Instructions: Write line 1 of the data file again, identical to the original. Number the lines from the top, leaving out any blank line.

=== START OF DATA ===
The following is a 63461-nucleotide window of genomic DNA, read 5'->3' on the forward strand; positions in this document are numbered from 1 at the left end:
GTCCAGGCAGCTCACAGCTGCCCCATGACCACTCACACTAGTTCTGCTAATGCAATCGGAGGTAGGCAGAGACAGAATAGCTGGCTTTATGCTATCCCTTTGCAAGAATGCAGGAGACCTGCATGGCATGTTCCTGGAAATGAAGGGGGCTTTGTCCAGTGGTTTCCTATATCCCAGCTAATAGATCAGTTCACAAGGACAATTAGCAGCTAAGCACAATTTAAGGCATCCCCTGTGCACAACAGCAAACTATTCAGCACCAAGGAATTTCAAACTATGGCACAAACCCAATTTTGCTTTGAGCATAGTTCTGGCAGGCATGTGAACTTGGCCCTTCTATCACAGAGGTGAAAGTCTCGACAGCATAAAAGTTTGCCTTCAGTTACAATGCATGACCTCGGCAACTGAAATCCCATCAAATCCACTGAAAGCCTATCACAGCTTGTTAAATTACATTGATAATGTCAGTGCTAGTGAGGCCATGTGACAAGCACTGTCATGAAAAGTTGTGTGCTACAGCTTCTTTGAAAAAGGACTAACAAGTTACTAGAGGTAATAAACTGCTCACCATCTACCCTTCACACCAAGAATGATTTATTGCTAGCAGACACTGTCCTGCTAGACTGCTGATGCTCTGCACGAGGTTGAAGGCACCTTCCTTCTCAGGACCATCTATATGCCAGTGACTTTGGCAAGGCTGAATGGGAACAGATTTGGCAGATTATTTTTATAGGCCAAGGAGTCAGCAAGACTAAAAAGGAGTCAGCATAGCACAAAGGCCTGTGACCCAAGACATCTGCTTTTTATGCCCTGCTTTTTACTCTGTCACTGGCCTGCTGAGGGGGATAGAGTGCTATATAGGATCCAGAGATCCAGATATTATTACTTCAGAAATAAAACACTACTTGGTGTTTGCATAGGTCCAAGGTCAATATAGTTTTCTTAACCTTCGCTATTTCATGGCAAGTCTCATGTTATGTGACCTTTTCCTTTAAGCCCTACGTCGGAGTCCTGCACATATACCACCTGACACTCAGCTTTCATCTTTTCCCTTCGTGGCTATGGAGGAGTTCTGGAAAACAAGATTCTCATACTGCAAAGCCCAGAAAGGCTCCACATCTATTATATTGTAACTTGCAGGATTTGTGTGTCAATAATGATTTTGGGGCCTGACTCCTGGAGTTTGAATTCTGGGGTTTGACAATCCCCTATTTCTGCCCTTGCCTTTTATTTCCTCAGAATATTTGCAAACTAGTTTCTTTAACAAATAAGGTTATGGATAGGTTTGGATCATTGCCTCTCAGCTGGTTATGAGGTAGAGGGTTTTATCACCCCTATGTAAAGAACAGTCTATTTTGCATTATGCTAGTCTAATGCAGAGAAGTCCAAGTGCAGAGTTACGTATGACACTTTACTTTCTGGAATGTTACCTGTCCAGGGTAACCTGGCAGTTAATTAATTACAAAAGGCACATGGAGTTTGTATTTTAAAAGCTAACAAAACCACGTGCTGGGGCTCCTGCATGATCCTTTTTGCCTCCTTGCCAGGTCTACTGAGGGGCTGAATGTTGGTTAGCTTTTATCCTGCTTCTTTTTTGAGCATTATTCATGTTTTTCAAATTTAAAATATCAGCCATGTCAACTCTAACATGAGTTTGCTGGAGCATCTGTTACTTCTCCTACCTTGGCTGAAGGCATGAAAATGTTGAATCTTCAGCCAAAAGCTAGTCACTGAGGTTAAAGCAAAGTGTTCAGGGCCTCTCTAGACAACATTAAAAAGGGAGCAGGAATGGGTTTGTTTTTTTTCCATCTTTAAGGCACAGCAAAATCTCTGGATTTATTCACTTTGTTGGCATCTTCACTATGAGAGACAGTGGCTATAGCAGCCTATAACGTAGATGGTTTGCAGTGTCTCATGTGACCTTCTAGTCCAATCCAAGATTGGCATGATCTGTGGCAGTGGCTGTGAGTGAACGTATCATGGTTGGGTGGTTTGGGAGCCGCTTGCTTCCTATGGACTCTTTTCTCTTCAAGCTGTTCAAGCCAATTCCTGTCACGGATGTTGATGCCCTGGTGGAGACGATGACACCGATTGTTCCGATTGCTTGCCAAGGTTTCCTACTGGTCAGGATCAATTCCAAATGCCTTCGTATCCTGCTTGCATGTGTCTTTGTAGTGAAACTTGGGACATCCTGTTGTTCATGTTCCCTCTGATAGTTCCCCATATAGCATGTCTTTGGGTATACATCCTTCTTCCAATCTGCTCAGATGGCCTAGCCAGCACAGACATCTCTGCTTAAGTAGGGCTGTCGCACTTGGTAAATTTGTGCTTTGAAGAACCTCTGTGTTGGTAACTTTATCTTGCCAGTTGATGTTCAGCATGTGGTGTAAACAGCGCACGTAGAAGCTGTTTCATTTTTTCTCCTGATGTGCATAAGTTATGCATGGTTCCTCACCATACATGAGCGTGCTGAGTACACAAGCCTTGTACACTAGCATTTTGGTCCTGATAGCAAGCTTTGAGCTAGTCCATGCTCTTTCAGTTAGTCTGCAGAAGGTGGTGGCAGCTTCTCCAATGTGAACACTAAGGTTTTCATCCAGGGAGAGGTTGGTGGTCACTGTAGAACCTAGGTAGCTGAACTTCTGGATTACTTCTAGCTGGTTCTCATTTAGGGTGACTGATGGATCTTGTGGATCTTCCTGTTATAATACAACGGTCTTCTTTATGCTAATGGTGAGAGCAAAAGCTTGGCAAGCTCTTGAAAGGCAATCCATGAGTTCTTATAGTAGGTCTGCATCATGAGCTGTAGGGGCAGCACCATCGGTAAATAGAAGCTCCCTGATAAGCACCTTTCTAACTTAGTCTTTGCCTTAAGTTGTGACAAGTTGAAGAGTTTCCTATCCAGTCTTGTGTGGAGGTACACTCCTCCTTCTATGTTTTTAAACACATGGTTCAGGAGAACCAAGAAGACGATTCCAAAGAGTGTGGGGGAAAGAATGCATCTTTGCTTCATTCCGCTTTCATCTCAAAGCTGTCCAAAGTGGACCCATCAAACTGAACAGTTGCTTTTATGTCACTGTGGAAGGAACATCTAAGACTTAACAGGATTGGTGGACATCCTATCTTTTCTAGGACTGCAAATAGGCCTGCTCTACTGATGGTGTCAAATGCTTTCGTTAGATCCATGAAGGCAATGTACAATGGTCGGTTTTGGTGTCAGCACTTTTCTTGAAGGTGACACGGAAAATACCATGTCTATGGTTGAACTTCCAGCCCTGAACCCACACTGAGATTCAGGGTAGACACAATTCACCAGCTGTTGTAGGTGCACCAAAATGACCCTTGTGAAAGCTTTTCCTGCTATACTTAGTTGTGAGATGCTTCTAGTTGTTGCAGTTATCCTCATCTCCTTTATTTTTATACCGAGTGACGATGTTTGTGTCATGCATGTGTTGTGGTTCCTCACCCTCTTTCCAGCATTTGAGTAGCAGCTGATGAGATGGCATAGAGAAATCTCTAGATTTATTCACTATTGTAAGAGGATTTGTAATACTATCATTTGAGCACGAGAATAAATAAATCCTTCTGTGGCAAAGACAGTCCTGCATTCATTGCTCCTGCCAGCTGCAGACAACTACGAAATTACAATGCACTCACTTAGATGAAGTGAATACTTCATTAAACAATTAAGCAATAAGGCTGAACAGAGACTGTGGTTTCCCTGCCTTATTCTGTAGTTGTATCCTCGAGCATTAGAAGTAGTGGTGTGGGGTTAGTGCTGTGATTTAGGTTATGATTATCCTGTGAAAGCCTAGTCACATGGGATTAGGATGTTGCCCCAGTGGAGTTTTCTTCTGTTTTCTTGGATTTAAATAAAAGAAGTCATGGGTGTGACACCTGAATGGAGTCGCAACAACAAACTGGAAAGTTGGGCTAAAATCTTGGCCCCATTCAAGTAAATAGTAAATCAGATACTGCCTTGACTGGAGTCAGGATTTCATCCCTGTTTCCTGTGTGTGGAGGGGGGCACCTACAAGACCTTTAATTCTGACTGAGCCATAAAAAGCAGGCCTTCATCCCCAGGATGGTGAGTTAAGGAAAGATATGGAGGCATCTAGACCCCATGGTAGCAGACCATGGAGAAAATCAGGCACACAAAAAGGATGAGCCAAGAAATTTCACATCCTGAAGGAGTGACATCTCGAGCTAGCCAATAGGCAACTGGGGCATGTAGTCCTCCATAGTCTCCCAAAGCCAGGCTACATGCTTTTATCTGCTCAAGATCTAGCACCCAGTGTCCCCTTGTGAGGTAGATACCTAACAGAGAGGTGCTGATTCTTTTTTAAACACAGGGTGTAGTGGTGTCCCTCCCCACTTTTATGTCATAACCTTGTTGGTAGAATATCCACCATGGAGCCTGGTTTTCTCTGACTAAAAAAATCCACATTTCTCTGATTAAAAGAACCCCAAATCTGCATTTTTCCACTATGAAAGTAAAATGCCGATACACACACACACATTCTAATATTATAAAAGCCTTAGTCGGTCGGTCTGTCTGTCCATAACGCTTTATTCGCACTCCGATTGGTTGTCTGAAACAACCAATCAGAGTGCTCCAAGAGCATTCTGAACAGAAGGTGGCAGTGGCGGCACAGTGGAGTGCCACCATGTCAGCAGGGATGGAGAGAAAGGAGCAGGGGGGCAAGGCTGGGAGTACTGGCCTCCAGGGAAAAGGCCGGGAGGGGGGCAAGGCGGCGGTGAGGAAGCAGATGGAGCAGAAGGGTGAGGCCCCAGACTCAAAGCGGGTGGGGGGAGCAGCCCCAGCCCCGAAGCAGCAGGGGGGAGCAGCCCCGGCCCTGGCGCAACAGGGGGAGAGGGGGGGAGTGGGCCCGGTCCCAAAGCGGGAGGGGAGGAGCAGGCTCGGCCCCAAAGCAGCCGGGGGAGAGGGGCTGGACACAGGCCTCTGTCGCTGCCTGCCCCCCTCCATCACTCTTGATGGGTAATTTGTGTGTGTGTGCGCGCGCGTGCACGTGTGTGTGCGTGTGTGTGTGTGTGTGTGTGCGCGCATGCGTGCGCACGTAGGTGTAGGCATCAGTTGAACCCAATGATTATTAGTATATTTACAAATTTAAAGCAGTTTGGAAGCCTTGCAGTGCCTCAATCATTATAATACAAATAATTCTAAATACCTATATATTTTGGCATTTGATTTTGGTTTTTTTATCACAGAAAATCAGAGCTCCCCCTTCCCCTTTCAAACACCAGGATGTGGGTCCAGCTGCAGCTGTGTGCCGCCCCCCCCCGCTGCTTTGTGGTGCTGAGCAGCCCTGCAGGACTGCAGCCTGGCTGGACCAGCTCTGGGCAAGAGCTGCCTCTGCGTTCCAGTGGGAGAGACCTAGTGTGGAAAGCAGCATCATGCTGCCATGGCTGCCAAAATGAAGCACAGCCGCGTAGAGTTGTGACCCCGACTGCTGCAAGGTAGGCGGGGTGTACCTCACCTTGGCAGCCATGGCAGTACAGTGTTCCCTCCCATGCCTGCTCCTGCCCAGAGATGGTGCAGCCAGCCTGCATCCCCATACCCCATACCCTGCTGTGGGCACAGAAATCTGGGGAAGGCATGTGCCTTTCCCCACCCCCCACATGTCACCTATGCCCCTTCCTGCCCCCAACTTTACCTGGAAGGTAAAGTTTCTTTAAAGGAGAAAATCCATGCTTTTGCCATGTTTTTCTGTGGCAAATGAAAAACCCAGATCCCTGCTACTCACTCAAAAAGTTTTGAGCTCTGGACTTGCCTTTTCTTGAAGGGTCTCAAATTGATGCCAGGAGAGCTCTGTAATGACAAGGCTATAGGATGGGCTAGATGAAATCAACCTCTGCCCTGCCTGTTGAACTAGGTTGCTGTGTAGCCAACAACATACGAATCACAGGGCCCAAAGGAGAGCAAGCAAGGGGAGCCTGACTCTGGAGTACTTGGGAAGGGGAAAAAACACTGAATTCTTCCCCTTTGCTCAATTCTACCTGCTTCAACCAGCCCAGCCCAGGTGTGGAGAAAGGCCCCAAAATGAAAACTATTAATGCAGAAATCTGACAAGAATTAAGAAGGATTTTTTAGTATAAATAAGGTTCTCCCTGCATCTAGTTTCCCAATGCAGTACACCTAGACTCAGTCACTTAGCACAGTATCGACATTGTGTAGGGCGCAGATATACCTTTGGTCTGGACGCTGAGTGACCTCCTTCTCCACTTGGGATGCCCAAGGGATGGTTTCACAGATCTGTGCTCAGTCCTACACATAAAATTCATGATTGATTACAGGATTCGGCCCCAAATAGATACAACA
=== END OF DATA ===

The following is a 63461-nucleotide window of genomic DNA, read 5'->3' on the forward strand; positions in this document are numbered from 1 at the left end: